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DSinOR

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Reply with quote  #1 
Hi, has anyone seen one of these machines in person?  I've only seen this photo.  

Comments?  Thanks!

notSure.jpg 

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Farmer John

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Reply with quote  #2 
I think that it is a 206.   I have one that is a 206K43 (1953)  Might be Singer's first ZZ
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DSinOR

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Reply with quote  #3 
Thanks John.  I believe you are correct!  

I searched 206 and found several more images that seem to confirm your ID.  

Several linked to ebay auctions, the prices for which sugges that the 206 is not as prized as the 201.  

Regards,

DS
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Miriam

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Reply with quote  #4 
I don't know why the 206 isn't highly prized. - especially when it is made out of aluminum. Not all are aluminum.
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Farmer John

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Reply with quote  #5 
DS, I posted a new topic "about the 206", if you are interested.  While my 206K43 is Aluminum, it is anything but light, weighing 35.6 pounds in the bentwood portable case.
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Miriam

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Reply with quote  #6 
My 206 came naked - no case or table. It isn't all that heavy. I'm not sure if I like it, the Necchi or the Phoenix best. The Necchi is heavy the other two about the same naked.
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David

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Reply with quote  #7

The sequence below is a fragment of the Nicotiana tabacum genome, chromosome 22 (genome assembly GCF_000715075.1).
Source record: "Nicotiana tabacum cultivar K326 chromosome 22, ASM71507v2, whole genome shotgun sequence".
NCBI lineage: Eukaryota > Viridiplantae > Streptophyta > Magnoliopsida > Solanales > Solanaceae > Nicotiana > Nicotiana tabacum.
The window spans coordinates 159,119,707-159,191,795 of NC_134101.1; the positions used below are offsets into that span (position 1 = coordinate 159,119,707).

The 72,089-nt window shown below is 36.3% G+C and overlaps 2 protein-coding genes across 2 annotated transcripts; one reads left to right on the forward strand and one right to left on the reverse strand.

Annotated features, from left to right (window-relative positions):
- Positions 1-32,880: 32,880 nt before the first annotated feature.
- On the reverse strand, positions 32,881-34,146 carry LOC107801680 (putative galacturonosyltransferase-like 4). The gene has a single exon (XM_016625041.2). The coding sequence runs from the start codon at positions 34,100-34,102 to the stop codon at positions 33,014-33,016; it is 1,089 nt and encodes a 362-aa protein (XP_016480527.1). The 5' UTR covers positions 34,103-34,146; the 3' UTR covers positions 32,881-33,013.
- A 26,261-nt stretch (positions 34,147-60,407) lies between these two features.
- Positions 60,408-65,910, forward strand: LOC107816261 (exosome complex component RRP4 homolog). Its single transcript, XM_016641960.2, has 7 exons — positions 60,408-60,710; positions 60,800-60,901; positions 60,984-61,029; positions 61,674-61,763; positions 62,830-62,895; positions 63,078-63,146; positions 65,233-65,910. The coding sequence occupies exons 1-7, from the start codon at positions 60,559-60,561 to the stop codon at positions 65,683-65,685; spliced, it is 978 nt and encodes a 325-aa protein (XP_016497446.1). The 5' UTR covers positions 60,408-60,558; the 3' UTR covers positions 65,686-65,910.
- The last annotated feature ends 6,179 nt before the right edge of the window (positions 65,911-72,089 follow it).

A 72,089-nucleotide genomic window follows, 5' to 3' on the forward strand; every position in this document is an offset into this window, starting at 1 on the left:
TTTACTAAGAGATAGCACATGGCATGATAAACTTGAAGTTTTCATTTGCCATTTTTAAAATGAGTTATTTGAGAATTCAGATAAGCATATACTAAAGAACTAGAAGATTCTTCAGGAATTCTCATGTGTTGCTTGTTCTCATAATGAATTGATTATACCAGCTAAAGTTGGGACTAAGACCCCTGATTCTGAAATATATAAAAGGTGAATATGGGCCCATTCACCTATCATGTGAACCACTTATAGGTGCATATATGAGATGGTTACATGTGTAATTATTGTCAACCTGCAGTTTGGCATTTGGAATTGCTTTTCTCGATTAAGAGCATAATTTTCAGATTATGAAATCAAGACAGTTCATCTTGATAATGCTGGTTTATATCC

For me, avoidance of the 206 can be summed up in two words - Timing Belt.  It might be, actually I'm sure it is, a completely irrational aversion.  I just don't even give them a second look when one is available.
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David
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Old Singers and the Like
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Madmurdock75

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Quote:
Originally Posted by David
For me, avoidance of the 206 can be summed up in two words - Timing Belt.  It might be, actually I'm sure it is, a completely irrational aversion.  I just don't even give them a second look when one is available.


I have that same aversion. I didn't know until this thread that it had a timing belt. Oh well, just means one less potential machine to bring home. [smile]

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Violet
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DSinOR

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Reply with quote  #9 
As an automotive and motorcyle mechanic, I would just note that timing belts and chains are a common and reliable method for precisely timing the critical ignition sequence of internal combustion engines.  Day after day, year after year.  

I have encountered a few sewing machines where the process of properly timing the machine involved nothing more than advancing or retarding a toothed timing belt by one cog.

Timing belts are "different", but not necessarily bad. 

It is worth noting that some timing belts for some machines are as rare as hen's teeth, making replacement of a failed belt a very challenging endeavor.  

[smile]

 
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Farmer John

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Reply with quote  #10 
Nothing yet wrong with this 206 timing belt.  It is 64 years old and in better condition than I am.
John100_0110.JPG 

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Miriam

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Reply with quote  #11